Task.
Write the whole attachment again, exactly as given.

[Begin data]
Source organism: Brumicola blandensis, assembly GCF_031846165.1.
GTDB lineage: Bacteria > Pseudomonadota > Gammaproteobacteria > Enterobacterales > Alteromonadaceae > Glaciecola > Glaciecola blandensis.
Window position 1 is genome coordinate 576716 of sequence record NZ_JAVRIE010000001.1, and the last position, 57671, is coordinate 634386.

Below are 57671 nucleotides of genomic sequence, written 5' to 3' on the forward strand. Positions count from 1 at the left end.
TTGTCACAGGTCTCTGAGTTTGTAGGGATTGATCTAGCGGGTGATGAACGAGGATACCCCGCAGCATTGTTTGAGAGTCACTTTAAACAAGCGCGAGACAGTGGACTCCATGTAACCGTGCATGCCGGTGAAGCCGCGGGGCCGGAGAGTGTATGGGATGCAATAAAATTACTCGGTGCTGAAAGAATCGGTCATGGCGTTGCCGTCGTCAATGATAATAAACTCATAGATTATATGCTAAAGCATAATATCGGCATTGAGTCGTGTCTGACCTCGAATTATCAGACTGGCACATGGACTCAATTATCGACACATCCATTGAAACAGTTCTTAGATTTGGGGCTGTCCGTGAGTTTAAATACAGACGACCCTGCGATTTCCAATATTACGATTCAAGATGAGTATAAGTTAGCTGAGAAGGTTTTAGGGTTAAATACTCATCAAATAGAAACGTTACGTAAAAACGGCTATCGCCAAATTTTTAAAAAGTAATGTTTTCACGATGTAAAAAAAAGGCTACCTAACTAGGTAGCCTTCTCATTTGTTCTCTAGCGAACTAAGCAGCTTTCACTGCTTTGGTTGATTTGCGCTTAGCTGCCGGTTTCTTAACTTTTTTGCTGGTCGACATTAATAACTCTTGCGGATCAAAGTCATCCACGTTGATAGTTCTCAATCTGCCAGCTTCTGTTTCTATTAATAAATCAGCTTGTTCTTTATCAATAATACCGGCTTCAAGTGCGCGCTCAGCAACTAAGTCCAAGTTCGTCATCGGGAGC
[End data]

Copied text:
Source organism: Brumicola blandensis, assembly GCF_031846165.1.
GTDB lineage: Bacteria > Pseudomonadota > Gammaproteobacteria > Enterobacterales > Alteromonadaceae > Glaciecola > Glaciecola blandensis.
Window position 1 is genome coordinate 576716 of sequence record NZ_JAVRIE010000001.1, and the last position, 57671, is coordinate 634386.

Below are 57671 nucleotides of genomic sequence, written 5' to 3' on the forward strand. Positions count from 1 at the left end.
TTGTCACAGGTCTCTGAGTTTGTAGGGATTGATCTAGCGGGTGATGAACGAGGATACCCCGCAGCATTGTTTGAGAGTCACTTTAAACAAGCGCGAGACAGTGGACTCCATGTAACCGTGCATGCCGGTGAAGCCGCGGGGCCGGAGAGTGTATGGGATGCAATAAAATTACTCGGTGCTGAAAGAATCGGTCATGGCGTTGCCGTCGTCAATGATAATAAACTCATAGATTATATGCTAAAGCATAATATCGGCATTGAGTCGTGTCTGACCTCGAATTATCAGACTGGCACATGGACTCAATTATCGACACATCCATTGAAACAGTTCTTAGATTTGGGGCTGTCCGTGAGTTTAAATACAGACGACCCTGCGATTTCCAATATTACGATTCAAGATGAGTATAAGTTAGCTGAGAAGGTTTTAGGGTTAAATACTCATCAAATAGAAACGTTACGTAAAAACGGCTATCGCCAAATTTTTAAAAAGTAATGTTTTCACGATGTAAAAAAAAGGCTACCTAACTAGGTAGCCTTCTCATTTGTTCTCTAGCGAACTAAGCAGCTTTCACTGCTTTGGTTGATTTGCGCTTAGCTGCCGGTTTCTTAACTTTTTTGCTGGTCGACATTAATAACTCTTGCGGATCAAAGTCATCCACGTTGATAGTTCTCAATCTGCCAGCTTCTGTTTCTATTAATAAATCAGCTTGTTCTTTATCAATAATACCGGCTTCAAGTGCGCGCTCAGCAACTAAGTCCAAGTTCGTCATCGGGAGC